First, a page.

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  1. #1
    Join Date
    Dec 2006
    Location
    Columbia River Gorge
    Posts
    3,583

    Exclamation Remember to replace your cleats

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    Just a friendly reminder to check your cleats and replace them every year or so.

    I did a bike fit today and the rider had very worn cleats resulting in more play on the pedal than there should have been.

    It reminded me to check and replace my own cleats on my commuter/mtn shoes. These are SPD and they were so rusted in I couldn't get one screw out and had to take a hacksaw to it. The new cleats are working great and I should've replaced them about 8 months ago!

    Cleats are cheap and work so much better when they are new. Most cleats have a wear marker on them that you can check. If you let your cleats go too long, it can damage your shoe. A damaged pair of shoes is a lot more expensive than a pair of cleats. This truly a case where an ounce of prevention is worth a pound of cure.

    Happy riding.
    Living life like there's no tomorrow.

    http://gorgebikefitter.com/


    2007 Look Dura Ace
    2010 Custom Tonic cross with discs, SRAM
    2012 Moots YBB 2 x 10 Shimano XTR
    2014 Soma B-Side SS

  2. #2
    Join Date
    Sep 2007
    Location
    Uncanny Valley
    Posts
    14,645
    I track mileage on mine. I use SportTracks, but for those who don't use a fitness app, it's easy enough to keep a spreadsheet of all your wear items - chain, cassettes, tires, cables, and cleats, and just remember to enter mileage periodically. I typically get around 3,000 miles out of my right cleat, the one I unclip first, and 5,000 miles from the left.
    Speed comes from what you put behind you. - Judi Ketteler

  3. #3
    Join Date
    Dec 2011
    Location
    Richmond, VA
    Posts
    333
    Quote Originally Posted by Wahine View Post
    Just a friendly reminder to check your cleats and replace them every year or so.

    I did a bike fit today and the rider had very worn cleats resulting in more play on the pedal than there should have been.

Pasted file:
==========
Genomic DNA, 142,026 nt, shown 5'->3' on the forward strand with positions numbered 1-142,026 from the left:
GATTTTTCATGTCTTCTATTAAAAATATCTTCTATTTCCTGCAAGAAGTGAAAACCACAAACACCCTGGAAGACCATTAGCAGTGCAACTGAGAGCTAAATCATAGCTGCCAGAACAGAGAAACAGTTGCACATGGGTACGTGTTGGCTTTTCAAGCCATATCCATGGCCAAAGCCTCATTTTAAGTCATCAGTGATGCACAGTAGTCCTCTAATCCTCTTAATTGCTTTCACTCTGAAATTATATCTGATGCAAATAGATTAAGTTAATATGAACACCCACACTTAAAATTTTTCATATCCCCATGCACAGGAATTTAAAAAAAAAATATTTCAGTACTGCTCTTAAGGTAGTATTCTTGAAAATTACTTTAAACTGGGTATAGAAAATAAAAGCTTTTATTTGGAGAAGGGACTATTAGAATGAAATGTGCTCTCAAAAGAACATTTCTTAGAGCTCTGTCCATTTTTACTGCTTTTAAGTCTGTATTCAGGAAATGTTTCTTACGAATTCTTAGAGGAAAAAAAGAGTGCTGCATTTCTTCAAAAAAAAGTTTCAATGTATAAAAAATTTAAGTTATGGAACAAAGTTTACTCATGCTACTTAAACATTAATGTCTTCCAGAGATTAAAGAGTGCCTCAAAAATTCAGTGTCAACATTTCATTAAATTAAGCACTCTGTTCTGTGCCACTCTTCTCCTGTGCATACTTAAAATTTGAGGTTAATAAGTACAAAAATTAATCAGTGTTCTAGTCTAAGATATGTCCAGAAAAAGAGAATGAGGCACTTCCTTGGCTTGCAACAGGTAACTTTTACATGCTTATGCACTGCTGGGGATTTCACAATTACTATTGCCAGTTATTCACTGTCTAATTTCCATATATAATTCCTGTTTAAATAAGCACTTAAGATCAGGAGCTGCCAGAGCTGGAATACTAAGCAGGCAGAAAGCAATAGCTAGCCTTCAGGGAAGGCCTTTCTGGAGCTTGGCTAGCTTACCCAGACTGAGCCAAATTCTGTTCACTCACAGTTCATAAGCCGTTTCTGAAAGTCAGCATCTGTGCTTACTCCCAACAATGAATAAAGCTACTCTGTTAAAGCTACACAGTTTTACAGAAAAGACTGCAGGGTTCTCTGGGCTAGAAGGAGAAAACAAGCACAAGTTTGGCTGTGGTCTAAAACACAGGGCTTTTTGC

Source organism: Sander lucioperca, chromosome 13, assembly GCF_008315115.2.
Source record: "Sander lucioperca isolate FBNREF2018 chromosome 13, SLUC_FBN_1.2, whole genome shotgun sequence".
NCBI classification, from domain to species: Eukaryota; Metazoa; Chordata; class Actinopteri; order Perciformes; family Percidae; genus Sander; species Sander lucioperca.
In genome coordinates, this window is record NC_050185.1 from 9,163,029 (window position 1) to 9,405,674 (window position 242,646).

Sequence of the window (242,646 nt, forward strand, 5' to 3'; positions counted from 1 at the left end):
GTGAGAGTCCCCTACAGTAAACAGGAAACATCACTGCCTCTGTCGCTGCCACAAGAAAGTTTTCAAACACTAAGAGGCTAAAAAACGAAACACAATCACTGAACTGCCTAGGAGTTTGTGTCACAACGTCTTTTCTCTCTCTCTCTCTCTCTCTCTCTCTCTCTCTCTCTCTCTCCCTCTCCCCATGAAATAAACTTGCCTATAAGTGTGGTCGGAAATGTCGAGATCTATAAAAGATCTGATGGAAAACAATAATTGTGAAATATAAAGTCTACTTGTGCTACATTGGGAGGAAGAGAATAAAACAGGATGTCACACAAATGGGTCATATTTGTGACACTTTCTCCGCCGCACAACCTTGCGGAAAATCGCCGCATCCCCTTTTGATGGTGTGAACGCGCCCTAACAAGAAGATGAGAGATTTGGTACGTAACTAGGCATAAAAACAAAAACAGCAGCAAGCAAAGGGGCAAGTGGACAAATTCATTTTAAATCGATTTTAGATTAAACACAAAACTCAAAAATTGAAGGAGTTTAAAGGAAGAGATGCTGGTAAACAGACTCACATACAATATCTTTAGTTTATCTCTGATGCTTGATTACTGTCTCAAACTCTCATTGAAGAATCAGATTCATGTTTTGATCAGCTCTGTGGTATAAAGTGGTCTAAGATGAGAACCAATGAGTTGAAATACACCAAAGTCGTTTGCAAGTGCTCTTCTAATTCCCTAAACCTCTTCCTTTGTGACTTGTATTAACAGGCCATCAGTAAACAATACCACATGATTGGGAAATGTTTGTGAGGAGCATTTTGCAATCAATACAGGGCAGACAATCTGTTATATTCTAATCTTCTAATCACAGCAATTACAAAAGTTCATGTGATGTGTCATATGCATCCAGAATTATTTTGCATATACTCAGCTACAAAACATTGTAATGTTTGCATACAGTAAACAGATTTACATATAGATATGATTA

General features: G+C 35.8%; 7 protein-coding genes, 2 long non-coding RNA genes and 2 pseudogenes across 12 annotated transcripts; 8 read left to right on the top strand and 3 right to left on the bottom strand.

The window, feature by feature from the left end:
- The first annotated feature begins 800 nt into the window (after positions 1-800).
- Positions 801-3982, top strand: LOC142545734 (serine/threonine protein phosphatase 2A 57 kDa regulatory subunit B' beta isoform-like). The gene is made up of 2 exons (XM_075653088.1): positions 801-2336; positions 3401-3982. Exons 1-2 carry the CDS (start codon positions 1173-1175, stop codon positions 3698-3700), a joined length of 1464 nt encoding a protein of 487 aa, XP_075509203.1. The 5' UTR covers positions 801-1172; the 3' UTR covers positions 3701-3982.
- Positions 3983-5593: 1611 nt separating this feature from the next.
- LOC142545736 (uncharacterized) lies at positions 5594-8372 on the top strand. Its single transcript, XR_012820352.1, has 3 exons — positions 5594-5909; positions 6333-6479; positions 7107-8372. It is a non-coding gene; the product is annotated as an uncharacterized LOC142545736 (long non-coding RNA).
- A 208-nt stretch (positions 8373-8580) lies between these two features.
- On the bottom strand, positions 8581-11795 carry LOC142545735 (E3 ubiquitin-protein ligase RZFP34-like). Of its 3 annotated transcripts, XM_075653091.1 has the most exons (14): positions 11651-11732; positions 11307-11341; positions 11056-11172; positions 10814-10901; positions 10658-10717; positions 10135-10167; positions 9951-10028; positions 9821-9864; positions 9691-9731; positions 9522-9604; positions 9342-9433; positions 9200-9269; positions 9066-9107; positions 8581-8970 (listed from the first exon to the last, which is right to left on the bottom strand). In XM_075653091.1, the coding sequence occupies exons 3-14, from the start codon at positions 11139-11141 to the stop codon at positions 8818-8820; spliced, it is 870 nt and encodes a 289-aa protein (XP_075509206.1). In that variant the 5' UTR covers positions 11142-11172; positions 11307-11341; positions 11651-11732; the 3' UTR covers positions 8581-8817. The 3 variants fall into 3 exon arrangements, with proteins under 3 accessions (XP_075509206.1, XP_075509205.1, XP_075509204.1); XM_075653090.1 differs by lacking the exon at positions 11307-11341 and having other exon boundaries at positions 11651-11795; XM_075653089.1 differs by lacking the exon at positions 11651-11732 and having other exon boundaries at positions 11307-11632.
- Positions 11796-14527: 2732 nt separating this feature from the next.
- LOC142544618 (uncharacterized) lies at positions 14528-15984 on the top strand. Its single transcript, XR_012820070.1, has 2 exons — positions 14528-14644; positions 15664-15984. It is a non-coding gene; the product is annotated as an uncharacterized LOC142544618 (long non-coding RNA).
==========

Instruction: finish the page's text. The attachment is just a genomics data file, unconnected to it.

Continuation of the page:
It reminded me to check and replace my own cleats on my commuter/mtn shoes. These are SPD and they were so rusted in I couldn't get one screw out and had to take a hacksaw to it. The new cleats are working great and I should've replaced them about 8 months ago!

    Cleats are cheap and work so much better when they are new. Most cleats have a wear marker on them that you can check. If you let your cleats go too long, it can damage your shoe. A damaged pair of shoes is a lot more expensive than a pair of cleats. This truly a case where an ounce of prevention is worth a pound of cure.

    Happy riding.
    Do regular spd's have this marker? (and if so, what to look for?...)Thanks!

  4. #4
    Join Date
    Dec 2006
    Location
    Columbia River Gorge
    Posts
    3,583
    Quote Originally Posted by tealtreak View Post
    Do regular spd's have this marker? (and if so, what to look for?...)Thanks!
    I'm not sure about all SPD cleats, but mine do not. I can tell when mine need replacing because there is too much play between my shoe and the pedal. They also become harder to clip out of and can get noisy (squeaking or clicking).

    In general, I just assume that my cleats will need replacing about once per year. I'd rather pay $20 for new cleats than deal with pedal issues that might be related to cleat wear.

    ETA: Keep in mind that I ride A LOT. So once a year is probably more often than most.
    Living life like there's no tomorrow.

    http://gorgebikefitter.com/


    2007 Look Dura Ace
    2010 Custom Tonic cross with discs, SRAM
    2012 Moots YBB 2 x 10 Shimano XTR
    2014 Soma B-Side SS

  5. #5
    Join Date
    Dec 2011
    Location
    Richmond, VA
    Posts
    333
    Quote Originally Posted by Wahine View Post
    I'm not sure about all SPD cleats, but mine do not. I can tell when mine need replacing because there is too much play between my shoe and the pedal. They also become harder to clip out of and can get noisy (squeaking or clicking).

    In general, I just assume that my cleats will need replacing about once per year. I'd rather pay $20 for new cleats than deal with pedal issues that might be related to cleat wear.

    ETA: Keep in mind that I ride A LOT. So once a year is probably more often than most.

    Thank you! I may be overdue to replace...

  6. #6
    Join Date
    Apr 2012
    Location
    Rowland Hts, CA
    Posts
    473
    Thanks. I didn't even know.

    I'll show my shoes to the bike shop next time I go
    2014 Liv Lust
    2013 Specialized Fate Expert with carbon wheelset (sold)
    2012 Specialized Amira Elite
    2010 Santa Cruz Juliana with R kit and Crampon pedals (sold)

    2011 Specialized Ariel Sport,suspension post,Serfas Rx Women's Microfiber saddle (sold)

  7. #7
    Join Date
    Feb 2005
    Location
    Concord, MA
    Posts
    13,101
    My left (Speedplay X) cleat has to be replaced quite regularly, from unclipping. DH swears Imust drag my foot on the ground when I stop (I don't), but Ialways know when it's time, because I start have trouble clipping in, that no amount of lube can fix.
    2015 Trek Silque SSL
    Specialized Oura

    2011 Guru Praemio
    Specialized Oura

  8. #8
    Join Date
    May 2007
    Location
    Katy, Texas
    Posts
    1,828
    in addition to replacing cleats when needed, it also pays to check them visually often for grit or embeddedstuff which may affect your ability to clip in or out. From one who has had the experience and is just saying.
    marni
    Katy, Texas
    Trek Madone 6.5- "Red"
    Trek Pilot 5.2- " Bebe"


    "easily outrun by a chihuahua."

 

 

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